The race for a Sangamon County Circuit Court judgeship is not, the participants readily acknowledge, a particularly sexy one.
“I don’t think the judicial race is a big draw,” says Tim Londrigan, challenger to incumbent John Schmidt, who was appointed to the bench in 2010. “It does concern me that people don’t give the judicial race the time and attention it deserves.”
The candidates can’t answer questions on issues that they might one day be called upon to consider in court, so voters can’t know answers to such questions as whether they would rule in favor of the right to carry concealed firearms or have an abortion. And so judicial races often boil down to debating who has the best legal skills, experience and personality for the position.
Both candidates enjoy name recognition. Before becoming judge, Schmidt served more than a decade as Sangamon County state’s attorney, winning three elections to the post. Londrigan, a Springfield attorney, is the son of a retired state appellate court judge. Patrick Londrigan, a cousin, is a circuit court judge. Another cousin named Londrigan lost to Schmidt in the 2000 race for state’s attorney.
Since his appointment, Schmidt has presided in a number of high-profile cases, including a lawsuit filed against the state last year by Catholic dioceses that argued the state could not prohibit the church from refusing to consider civil-union households when placing foster or adoptive children. After Schmidt ruled against the church, Springfield Bishop Thomas Paprocki, who called the law “Orwellian,” went after him and high-ranking state politicians by name in a column condemning the law and the judge’s decision.
“I have purposely named the names of the major protagonists in this case because I want you to pray for them and for their conversion of heart,” Paprocki wrote in the diocesan newspaper. “I do not want you to hate them. Jesus said to love your enemies.”
Hardly an endorsement from the head of the church in a heavily Catholic town. Schmidt’s supporters say the ruling shows that the incumbent isn’t afraid to take on tough cases and make potentially unpopular calls that could hurt him on Election Day.
“You never make a decision based on what you perceive to be or what you believe to be public reaction or public opinion,” Schmidt says. “I’m the only one in the race that has the experience. I’ve made the difficult decisions that are required of a judge. And I’ve done that now for two years.”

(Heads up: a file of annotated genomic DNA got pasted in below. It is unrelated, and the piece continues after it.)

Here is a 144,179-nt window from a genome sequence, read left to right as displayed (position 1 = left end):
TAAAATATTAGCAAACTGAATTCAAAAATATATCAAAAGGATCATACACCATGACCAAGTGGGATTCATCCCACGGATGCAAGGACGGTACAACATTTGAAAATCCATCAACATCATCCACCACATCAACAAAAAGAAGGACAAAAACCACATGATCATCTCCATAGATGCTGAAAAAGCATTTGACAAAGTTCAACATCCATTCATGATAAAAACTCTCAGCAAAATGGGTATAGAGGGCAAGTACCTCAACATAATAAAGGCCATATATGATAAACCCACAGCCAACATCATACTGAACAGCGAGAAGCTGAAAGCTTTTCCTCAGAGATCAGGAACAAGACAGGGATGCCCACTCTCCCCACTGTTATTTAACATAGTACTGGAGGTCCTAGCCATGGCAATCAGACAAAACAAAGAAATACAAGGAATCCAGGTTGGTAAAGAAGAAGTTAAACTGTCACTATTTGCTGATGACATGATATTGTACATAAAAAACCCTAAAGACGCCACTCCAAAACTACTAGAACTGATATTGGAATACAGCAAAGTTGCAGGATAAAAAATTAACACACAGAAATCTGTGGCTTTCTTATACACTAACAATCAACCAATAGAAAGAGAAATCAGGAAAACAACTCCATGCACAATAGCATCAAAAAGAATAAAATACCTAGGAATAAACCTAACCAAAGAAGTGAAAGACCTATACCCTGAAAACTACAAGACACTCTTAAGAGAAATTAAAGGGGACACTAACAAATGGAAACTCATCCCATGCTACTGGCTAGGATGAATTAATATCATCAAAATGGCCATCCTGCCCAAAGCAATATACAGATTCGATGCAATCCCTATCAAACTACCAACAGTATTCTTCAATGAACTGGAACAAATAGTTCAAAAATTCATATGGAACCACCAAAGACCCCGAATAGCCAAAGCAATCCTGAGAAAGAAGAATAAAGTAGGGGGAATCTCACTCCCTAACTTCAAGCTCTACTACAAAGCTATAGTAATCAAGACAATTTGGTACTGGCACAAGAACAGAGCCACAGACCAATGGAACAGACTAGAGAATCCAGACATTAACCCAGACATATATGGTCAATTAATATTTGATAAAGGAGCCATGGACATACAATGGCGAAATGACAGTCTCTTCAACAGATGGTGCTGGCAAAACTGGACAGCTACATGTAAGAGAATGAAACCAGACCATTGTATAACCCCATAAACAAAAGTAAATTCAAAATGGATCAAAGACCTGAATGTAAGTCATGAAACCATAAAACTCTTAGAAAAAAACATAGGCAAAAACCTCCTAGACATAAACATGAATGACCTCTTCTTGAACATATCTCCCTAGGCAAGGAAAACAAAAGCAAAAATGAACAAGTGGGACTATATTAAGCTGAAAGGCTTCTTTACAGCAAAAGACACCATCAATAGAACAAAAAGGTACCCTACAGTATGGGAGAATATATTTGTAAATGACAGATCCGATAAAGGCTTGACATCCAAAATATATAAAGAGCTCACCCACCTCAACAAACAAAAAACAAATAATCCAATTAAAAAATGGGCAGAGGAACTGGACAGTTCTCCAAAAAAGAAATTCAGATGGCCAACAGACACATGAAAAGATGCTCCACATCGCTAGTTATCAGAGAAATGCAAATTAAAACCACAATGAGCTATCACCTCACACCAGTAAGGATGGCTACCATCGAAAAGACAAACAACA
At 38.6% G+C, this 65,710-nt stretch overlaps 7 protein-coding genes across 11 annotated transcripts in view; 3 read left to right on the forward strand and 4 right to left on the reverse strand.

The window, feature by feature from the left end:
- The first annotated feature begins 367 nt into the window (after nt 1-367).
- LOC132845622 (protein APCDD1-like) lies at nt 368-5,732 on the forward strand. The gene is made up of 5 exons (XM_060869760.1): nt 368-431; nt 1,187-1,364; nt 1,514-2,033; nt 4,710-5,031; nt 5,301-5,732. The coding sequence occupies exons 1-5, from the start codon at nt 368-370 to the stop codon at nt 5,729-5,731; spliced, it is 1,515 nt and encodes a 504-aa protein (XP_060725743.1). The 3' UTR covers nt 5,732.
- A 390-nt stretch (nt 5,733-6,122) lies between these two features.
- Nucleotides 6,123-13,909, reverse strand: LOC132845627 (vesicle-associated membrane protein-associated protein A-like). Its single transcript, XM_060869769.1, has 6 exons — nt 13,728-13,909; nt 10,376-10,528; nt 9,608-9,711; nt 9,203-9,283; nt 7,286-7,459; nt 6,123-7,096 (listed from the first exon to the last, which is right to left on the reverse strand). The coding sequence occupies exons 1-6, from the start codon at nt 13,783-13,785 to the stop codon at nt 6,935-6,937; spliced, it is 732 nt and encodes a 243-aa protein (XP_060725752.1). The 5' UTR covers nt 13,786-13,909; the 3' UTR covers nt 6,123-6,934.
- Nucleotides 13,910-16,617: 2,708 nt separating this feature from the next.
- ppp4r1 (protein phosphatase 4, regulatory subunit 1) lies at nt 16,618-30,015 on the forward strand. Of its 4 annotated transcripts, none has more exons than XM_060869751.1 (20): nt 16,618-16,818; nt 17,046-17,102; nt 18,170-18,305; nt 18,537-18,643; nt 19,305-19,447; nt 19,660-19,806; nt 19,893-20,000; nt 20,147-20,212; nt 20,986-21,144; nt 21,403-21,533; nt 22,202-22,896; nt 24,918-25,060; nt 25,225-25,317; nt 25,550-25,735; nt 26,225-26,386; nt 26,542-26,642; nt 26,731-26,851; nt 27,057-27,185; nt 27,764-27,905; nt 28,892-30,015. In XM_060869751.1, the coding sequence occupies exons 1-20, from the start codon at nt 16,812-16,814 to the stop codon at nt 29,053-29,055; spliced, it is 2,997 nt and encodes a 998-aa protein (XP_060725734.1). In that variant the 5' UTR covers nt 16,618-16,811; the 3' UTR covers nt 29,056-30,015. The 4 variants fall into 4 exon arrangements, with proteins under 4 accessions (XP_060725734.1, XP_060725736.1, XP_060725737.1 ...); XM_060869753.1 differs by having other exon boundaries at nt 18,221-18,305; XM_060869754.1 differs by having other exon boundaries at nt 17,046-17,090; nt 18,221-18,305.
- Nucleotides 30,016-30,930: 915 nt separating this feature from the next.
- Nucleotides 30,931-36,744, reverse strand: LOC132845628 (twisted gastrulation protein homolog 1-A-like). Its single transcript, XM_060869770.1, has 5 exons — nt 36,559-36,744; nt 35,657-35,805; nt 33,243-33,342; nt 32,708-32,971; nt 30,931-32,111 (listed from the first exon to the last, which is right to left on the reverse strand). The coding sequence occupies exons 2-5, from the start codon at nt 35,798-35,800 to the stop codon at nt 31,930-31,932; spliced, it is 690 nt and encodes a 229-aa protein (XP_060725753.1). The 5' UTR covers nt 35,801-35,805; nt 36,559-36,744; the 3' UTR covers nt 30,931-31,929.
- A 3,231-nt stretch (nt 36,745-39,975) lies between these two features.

On his campaign website, Londrigan says he’s running because “there is a perception that the law doesn’t work the same way for everyone.” For too long, he writes, “people charged with enforcing the law and protecting our interests have looked the other way or shirked their responsibilities while benefiting from the same discredited establishment under which insider politics and corruption seem to have flourished.”
Is this a shot at Schmidt?
“Mr. Schmidt’s been the state’s attorney for quite some time,” Londrigan says. “I think he’s been a lifelong politician, so he is part of the establishment. I’ve never run for a political office.”
Londrigan, who is a city of Springfield hearing officer and also handles some cases for the state’s attorneys appellate prosecutor’s office in addition to his private practice, says that his experience in handling a breadth of civil and criminal cases, both as a prosecutor and a defense attorney, would serve him well on the bench. By contrast, he says, Schmidt’s experience as a prosecutor could color his perspective.
“Over a period of time, if you only work one side of the fence, your perception is naturally going to be jaded over time,” Londrigan said.
Not so, counters Schmidt. If criminal defense attorneys thought that they couldn’t get a fair shake from him, they would be routinely exercising their right to have him dismissed from newly assigned cases, Schmidt says, and that hasn’t happened. He also points out that the state’s attorney, in addition to handling criminal cases, is also responsible for handling civil legal issues for Sangamon County.
Despite his experience as a prosecutor, sentencing criminals is never fun, Schmidt says.
“No matter what the crime, it’s a human being standing in front of you,” Schmidt says.
Schmidt edged out Londrigan in a poll of local lawyers conducted by the Illinois State Bar Association. More than 83 percent of the lawyers polled said that Schmidt was qualified for the office; less than 76 percent said that Londrigan was qualified. Schmidt also finished ahead of Londrigan when lawyers were asked to rate integrity, impartiality, legal ability, temperament and court management skills. Londrigan got higher scores for sensitivity and health – Schmidt, regardless of how slimming a black robe might be, acknowledges that he would do well to curtail his Oreo habit and lose weight.
Londrigan, however, has an advantage in fundraising, having raised nearly $30,000, about $6,000 more than Schmidt.
“I think it tells me that I do have support in the community,” Londrigan said.
Contact Bruce Rushton at email@example.com.